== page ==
– Which way people are facing.
COMPOSITION TECHNIQUES – 7
– Backgrounds.
– Two ways to get rid of backgrounds: zoom in and fast aperture.
– Shallow depth of field = blurry backgrounds
– Zoom in = crop out background
– Longer focal length = shallower
– depth of field.
COMPOSITION TECHNIQUES – 8
– Contrast.
– Add interest by using contrasting colours or features. That then
becomes the subject.
– Look for opposite colours.
– Break the other rules!
COMPOSITION TECHNIQUES – 9
– Ignore the rules!
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Sometimes images work because they don’t follow any rules.
More likely to find an image
works because it obeys the
rules rather than because
it breaks them…
COMPOSITION TECHNIQUES ROUNDUP
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1 . Simplify.
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2. Fill.
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3. Avoid the middle.
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4. Leading lines.
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5. Diagonals.
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6. Space.
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7. Backgrounds.
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8. Contrast.
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9. Ignore all these…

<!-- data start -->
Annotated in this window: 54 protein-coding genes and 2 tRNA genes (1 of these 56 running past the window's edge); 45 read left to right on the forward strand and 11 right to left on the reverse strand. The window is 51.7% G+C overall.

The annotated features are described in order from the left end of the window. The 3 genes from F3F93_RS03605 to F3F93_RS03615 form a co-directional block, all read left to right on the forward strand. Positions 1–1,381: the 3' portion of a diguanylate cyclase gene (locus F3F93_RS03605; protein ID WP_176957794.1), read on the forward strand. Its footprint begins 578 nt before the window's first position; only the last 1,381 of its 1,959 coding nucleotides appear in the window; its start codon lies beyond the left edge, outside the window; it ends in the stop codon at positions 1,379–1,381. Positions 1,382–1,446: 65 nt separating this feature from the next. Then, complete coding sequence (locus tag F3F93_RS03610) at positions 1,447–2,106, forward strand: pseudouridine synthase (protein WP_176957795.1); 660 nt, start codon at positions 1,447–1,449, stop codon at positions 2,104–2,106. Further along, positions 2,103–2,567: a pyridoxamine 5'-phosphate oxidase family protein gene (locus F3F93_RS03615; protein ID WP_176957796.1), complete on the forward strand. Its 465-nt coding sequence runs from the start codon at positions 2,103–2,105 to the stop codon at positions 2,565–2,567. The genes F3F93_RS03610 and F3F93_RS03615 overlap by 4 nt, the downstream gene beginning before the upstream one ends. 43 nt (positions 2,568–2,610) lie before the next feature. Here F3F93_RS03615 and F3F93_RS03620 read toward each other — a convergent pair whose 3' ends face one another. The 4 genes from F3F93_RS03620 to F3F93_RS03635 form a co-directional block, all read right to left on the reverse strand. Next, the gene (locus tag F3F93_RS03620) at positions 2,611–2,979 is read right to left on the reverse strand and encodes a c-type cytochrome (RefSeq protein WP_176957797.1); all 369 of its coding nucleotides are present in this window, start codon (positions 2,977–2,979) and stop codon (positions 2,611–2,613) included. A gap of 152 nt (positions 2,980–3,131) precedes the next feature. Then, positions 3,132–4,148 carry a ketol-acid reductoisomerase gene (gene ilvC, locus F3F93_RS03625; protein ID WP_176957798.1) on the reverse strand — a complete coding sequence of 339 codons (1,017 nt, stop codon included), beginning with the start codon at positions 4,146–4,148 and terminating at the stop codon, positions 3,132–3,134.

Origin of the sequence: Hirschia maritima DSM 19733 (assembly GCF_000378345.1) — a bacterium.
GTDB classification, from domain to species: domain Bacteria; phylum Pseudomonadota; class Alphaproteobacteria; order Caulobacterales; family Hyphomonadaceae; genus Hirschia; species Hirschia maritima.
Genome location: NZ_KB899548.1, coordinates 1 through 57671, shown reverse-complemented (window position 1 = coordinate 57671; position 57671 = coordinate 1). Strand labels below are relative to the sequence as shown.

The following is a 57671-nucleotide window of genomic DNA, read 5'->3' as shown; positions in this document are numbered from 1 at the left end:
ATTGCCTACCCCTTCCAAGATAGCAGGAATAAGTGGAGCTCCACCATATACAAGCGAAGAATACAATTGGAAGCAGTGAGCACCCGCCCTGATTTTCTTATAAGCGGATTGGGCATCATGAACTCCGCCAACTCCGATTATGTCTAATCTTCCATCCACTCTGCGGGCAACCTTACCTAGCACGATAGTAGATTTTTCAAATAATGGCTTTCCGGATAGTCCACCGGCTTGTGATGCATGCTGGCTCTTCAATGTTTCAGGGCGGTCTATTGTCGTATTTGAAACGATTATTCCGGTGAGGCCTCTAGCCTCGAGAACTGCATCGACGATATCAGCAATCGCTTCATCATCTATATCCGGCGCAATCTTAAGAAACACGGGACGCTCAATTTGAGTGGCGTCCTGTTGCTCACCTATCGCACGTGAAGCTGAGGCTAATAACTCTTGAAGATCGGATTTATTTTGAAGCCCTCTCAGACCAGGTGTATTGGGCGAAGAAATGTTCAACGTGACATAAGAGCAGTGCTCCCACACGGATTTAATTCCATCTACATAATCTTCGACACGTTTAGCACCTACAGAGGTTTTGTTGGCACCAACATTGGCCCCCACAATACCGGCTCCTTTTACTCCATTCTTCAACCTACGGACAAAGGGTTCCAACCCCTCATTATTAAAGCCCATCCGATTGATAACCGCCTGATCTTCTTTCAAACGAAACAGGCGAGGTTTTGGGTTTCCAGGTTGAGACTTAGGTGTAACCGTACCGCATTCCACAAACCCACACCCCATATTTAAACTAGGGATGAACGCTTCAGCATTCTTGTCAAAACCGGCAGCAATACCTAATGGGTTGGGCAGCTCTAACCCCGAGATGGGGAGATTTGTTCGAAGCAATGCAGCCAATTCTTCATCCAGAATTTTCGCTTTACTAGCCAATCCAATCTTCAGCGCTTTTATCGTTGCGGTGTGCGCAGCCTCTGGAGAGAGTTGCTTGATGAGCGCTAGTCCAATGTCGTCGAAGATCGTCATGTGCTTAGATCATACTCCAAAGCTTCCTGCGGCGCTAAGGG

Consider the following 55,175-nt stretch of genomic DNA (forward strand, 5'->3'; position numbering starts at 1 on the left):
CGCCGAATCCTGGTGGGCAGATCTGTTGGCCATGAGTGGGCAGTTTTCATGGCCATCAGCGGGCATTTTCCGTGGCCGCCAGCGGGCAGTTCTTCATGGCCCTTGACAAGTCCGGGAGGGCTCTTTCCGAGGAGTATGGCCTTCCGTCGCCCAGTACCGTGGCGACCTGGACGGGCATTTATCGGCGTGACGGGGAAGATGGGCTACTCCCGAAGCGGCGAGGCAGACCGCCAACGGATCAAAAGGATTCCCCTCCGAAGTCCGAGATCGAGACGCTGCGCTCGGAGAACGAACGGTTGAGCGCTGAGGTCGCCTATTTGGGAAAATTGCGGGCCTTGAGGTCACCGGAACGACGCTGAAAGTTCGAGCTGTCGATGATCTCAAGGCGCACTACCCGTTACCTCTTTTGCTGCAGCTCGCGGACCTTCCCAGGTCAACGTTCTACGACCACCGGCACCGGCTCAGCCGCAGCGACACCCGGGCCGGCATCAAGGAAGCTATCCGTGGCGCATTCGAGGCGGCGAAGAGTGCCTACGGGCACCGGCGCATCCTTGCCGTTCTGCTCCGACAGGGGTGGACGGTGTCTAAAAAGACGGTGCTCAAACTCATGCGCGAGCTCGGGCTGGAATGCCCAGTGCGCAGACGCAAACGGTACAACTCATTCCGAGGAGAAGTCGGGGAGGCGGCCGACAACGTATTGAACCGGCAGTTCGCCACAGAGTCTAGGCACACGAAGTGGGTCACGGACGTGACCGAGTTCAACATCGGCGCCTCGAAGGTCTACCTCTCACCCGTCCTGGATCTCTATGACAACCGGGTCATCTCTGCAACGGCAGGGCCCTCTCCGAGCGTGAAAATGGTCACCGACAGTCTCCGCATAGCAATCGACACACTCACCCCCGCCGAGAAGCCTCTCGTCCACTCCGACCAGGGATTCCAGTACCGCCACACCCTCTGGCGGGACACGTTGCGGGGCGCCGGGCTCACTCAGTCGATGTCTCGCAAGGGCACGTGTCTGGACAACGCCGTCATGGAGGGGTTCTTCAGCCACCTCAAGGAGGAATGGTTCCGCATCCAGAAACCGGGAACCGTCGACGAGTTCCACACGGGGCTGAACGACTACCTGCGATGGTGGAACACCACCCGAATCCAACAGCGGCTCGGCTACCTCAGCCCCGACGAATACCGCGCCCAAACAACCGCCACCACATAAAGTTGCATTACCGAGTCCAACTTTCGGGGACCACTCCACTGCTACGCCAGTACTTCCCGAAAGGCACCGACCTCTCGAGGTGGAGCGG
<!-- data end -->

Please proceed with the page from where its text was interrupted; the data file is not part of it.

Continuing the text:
– There’s no reason to include any of
them in your photos, you can make
great images without..
– …but if you think about one or more
of them when you’re taking a shot,
it’s more likely to be one you’ll keep.
PERSPECTIVE
– A very powerful tool for making interesting photos instead of
boring ones.
– Shoot low and high – don’t just take images at eye height.
– Live-view can be a great advantage, as can tilting screens.
FORCED PERSPECTIVE
– ‘Forced perspective’ is using the perspective of the photo to create
interesting images.
– Takes creativity to imagine them but again, find inspiration online!
HAVING SAID ALL THAT…
– Rules are not rules, they’re ‘rules’.
– As composition technique number 9 states.. Great images can be
made by breaking the rules and throwing it all out the window.
– Perfect example: reflections work
– really well in halves, not thirds.
QUICK PHOTO BREAK/COMPETITION
– Go take two photos of something.
– One, as if you were going to do it as you would normally
– Two, the same subject, but obeying the rule of thirds!
PHOTO CRITIQUE TECHNIQUE
– Post some images to the facebook group, get some feedback!
– Post one, go comment on two.
– Three steps:
– Look at the photo for at least 10 seconds, look at everything
individually as well as a whole.
– What do you like and dislike about the photo and why:
– Technically (lighting, colour, focus, etc)
– Visually (interesting subject, strong feelings, composition)
– Suggest one improvement (different crop, brighter)
PHOTO CRITIQUE EXAMPLE
THANKS FOR LISTENING.
– Homework!
– Take 3 photos that obey at least one of the compositional
‘rules’ (it can be number 9 if you want..)
– Post them on facebook for others to rip them apart!
– Comment on other peoples images using the style mentioned
previously.
– Any questions?